‘If they get just one each, it would be one more than they have any right to expect.’

    Inside Molly something deflated, but only for a moment. She looked Mr Upton straight in the eye. ‘Will you let me have an advance on my week’s wages? I want to treat the children. Half a crown should do it.’

    ‘Two and sixpence!’ Mr Upton froze. A Walnut Whip fell from his lifeless fingers. ‘My dear Miss Watson, you forget yourself. What would Mr Hartley say if I let you fritter your hard-earned money in such a manner?’

    ‘This is nothing to do with Norris.’

    ‘Of course it is. He’s your fiancé and you know how careful he is with his money.’ As if this settled the matter, he ducked his head behind the display once more.

    ‘Exactly: with his money. This isn’t his, it’s mine.’

    ‘Actually,’ Mr Upton corrected her, his face bobbing up briefly, ‘it’s mine at present.’

    ‘Which I am in the process of earning.’ Oops: that sounded tart. She switched on a smile, injecting all the warmth she could into her voice since Mr Upton was concentrating on his display again. ‘I want to do the right thing. I’m concerned about letting Upton’s down, as well as the children.’

    ‘Upton’s?’ Mr Upton popped up like a jack-in-the-box.

    ‘Now that the collecting has gone wrong, I feel responsible. Please let me put it right.’

    It was the right thing to say. Mr Upton gave her half a crown, which she spent on boot laces, which she cut into quarters, and midget gems. It looked like a decent haul if you didn’t think closely about the hundred and twenty children for whom it was destined. Meanwhile Mr Upton, having finished his display, prepared the sweets for the dancers, each of whom was going to receive a paper bag of goodies from the ha’penny and penny trays, lucky beggars.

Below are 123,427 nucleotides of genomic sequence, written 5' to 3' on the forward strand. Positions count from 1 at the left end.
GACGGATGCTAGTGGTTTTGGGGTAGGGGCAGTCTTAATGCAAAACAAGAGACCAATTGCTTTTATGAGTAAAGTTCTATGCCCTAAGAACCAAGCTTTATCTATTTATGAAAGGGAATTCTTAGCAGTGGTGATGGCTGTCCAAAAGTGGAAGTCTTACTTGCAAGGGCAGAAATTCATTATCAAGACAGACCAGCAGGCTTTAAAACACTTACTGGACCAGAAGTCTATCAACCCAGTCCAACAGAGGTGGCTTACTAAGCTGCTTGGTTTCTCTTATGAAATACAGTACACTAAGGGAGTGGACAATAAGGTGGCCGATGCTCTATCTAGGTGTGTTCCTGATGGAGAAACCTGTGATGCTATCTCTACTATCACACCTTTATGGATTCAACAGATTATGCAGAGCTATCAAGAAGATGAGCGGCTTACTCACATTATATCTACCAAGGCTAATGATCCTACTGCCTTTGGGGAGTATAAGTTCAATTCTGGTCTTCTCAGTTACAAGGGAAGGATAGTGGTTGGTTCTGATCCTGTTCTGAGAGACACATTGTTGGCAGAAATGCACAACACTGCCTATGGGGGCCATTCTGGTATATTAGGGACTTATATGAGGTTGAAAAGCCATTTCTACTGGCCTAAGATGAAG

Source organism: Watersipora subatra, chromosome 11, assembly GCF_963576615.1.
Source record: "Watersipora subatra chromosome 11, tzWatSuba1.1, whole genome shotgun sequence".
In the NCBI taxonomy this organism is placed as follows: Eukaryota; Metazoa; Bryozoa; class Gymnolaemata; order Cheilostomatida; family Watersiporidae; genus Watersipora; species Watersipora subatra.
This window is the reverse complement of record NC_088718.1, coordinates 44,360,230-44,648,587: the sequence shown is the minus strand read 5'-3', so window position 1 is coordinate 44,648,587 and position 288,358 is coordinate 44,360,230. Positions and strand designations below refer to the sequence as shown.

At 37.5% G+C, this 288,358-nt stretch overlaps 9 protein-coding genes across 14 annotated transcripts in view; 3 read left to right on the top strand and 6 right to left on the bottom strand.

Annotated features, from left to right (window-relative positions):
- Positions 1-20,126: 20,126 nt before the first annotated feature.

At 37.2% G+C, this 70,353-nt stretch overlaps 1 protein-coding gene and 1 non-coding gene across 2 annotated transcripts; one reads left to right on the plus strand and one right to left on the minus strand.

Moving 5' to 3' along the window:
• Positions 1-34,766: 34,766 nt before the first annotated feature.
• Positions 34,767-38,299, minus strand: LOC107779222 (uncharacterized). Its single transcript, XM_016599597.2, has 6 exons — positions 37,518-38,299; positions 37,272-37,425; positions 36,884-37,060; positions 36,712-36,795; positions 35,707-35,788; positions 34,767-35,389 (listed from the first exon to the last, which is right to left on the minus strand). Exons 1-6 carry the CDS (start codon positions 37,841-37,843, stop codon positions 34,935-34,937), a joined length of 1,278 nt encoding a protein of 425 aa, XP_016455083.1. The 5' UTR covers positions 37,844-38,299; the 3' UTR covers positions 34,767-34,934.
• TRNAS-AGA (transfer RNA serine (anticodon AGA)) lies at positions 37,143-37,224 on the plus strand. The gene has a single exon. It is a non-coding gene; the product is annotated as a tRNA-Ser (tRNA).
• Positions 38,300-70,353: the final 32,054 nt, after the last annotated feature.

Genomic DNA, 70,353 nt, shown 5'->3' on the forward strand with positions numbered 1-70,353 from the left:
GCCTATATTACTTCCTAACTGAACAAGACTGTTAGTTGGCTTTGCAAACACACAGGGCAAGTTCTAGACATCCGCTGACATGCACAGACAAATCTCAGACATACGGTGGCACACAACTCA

* * * *


Click here to go to

The Surplus Girls' Orphans

on Amazon







A Look at Some Lovely Covers

Posted on 19th February, 2021

Now that the second Surplus Girls book, The Surplus Girls' Orphans, is available as an audiobook on CD and MP3, I thought this was a good opportunity to take a look at my audiobook covers, as it's normally the book covers that are used for photos.


Here are the two Surplus Girls audio covers:



They are a good match for one another, aren't they? As are.....



Here are my other two Susanna books in audio format:




Which cover do you like the best? I have a special fondness for The Deserter's Daughter because it was my very first audiobook. And I love the quiet determination of The Sewing Room Girl. And the model on the cover of The Surplus Girls has a gorgeous smile, doesn't she?


I hope you have access to your public library in these strange times. Here in Llandudno, I am browsing online through the catalogue and making requests, which I can then collect at an allocated time. If you have a similar set-up where you are, then you might like to borrow one (or more!) of my audiobooks. The Susanna books are also available on Audible (click here) and so is The Surplus Girls (click here), while The Surplus Girls' Orphans will appear on Audible by the end of the month.


I always have two books on the go - one print book and one audio. I love to think of my readers also being my listeners!


Stay safe

Susanna / Polly xx


Welcome Back, Kirsten . . . and Poppy!

Posted on 12th February, 2021


This week I am delighted to welcome Kirsten back to my blog. As many of you will remember, Kirsten used to have a monthly slot here, when she was in the porcess of looking for an agent. Well, that is all in the dim and distant past. She signed with a wonderful agent and her debut novel, Another Us, has just hit the Amazon bestseller position for the second time.


But today Kirsten isn't here to chat about the success of Another Us. She's here to tell us about her latest venture in the writing world.... writing a new saga series under the name Poppy Cooper.




Kirsten, welcome back!


Hello Sue. Thank you very much for having me. It’s super to be back on your lovely blog.


First of all, please can you introduce Poppy books to us.

I’d be delighted to. The Post Office Girls is a ‘lively, engaging saga’ about the lives, loves and adventures of the women working in the Army Post Office in World War One. There were so many letters being sent to the various fronts, that the Army Post Office built a huge wooden ‘Home Depot’ on The Regent’s Park to cope with it all. At the time, it was the largest wooden structure in the world and there are some amazing photos of the interior.